One of the best-known pulp writers of the 1930s, Hammett also wrote a comic strip. Commissioned by the King Features Syndicate as an attempt to cash in on the popularity of Chester Gould's Dick Tracy, with artwork by Flash Gordon's Alex Raymond, Secret Agent X-9 ran from January 1934 to late 1935. In an excellent introduction, comics' historian Bill Blackbeard warns that the strip is at its best for "one brilliant 3 -month stretch," when X-9 goes after "The Top." After that it sinks into tiresome formula, without any of the charm that made Hammett so popular in the first place. Blackbeard attributes this to massive creative conflicts between Hammett and the syndicate. This is worth it only if you already have a large pulp or Hammett collection, or for Blackbeard's historical documentation.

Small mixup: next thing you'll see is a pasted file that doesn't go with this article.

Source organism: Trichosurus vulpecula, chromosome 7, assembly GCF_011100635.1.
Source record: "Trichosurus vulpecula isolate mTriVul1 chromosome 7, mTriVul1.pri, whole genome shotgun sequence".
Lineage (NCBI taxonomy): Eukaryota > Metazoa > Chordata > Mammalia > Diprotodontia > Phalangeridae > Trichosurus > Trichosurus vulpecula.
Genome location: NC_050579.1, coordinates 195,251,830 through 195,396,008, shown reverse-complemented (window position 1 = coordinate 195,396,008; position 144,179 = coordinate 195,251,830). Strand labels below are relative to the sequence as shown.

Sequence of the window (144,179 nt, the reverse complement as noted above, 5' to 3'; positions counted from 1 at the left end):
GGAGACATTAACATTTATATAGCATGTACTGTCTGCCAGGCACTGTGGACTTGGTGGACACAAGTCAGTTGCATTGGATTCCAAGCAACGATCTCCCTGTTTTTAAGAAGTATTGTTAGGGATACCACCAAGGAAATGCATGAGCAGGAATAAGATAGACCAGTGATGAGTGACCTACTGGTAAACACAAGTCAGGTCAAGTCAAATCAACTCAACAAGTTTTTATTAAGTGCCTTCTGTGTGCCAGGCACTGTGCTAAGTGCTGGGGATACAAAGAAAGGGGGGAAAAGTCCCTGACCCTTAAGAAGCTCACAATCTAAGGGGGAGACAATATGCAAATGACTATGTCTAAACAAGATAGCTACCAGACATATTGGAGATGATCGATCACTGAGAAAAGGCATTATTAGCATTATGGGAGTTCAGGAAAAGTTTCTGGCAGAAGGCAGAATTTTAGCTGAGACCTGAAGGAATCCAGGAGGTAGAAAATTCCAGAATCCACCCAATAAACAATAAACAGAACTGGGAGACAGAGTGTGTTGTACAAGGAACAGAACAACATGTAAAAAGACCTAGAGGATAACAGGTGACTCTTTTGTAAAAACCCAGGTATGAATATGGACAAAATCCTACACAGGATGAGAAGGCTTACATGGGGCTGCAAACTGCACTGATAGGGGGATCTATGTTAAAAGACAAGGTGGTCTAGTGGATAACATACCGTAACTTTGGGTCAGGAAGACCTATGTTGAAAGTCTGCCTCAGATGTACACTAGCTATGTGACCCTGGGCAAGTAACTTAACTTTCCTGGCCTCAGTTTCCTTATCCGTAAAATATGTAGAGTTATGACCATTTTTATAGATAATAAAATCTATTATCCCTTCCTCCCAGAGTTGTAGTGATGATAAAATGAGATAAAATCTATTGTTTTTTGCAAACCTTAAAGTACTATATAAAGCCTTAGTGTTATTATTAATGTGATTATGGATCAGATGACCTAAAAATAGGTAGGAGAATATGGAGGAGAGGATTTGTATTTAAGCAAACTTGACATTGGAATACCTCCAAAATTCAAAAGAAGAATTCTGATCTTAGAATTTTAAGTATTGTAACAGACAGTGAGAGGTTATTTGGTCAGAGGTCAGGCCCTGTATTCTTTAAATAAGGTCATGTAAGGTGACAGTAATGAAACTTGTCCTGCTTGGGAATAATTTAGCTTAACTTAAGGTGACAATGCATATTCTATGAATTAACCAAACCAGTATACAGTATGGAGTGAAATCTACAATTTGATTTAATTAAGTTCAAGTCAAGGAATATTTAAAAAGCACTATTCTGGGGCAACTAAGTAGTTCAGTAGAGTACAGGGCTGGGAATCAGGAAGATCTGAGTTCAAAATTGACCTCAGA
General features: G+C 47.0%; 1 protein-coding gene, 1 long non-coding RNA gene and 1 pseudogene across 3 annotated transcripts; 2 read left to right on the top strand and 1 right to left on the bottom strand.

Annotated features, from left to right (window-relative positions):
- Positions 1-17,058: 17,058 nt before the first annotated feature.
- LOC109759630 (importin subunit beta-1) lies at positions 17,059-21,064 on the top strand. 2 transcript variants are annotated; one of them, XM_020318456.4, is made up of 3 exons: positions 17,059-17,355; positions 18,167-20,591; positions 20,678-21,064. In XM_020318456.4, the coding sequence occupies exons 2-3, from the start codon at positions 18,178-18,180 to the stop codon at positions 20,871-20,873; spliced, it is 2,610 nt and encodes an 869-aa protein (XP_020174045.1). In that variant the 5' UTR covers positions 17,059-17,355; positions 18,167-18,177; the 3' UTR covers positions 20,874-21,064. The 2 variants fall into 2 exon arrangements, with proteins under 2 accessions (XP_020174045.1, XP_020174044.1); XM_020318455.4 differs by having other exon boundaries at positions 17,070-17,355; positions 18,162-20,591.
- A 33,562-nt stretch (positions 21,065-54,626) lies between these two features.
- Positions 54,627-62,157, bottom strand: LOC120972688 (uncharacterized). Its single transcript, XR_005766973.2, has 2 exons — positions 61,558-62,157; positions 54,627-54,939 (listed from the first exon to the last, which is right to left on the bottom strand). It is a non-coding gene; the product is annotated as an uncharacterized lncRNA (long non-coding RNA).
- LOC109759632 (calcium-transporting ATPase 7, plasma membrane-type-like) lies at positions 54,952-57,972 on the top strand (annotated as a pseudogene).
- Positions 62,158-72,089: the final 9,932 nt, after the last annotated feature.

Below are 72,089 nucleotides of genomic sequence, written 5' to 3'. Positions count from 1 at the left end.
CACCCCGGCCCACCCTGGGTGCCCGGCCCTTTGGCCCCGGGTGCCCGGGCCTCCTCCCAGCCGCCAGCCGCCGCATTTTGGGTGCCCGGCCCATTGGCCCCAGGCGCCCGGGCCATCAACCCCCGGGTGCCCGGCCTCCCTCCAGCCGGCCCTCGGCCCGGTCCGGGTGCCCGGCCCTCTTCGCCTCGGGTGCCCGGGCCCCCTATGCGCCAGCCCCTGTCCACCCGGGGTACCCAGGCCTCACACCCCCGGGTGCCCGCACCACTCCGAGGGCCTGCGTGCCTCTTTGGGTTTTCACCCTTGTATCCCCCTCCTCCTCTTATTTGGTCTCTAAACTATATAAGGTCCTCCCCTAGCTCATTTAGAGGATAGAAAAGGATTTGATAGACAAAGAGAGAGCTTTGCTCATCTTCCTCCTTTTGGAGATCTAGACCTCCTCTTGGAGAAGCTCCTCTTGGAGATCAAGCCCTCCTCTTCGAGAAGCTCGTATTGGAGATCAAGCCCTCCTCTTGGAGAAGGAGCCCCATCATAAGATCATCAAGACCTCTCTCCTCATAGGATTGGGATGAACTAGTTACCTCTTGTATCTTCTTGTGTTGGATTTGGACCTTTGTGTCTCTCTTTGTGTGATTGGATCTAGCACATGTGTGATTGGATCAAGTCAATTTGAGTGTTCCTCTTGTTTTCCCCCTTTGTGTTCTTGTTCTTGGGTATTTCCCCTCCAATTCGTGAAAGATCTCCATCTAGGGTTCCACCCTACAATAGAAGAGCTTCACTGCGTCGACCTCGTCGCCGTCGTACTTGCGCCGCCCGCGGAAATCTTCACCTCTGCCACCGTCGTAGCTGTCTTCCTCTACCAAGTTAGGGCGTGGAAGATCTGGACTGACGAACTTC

- Keith R.A. DeCandido, NYPL
Copyright 1990 Reed Business Information, Inc.
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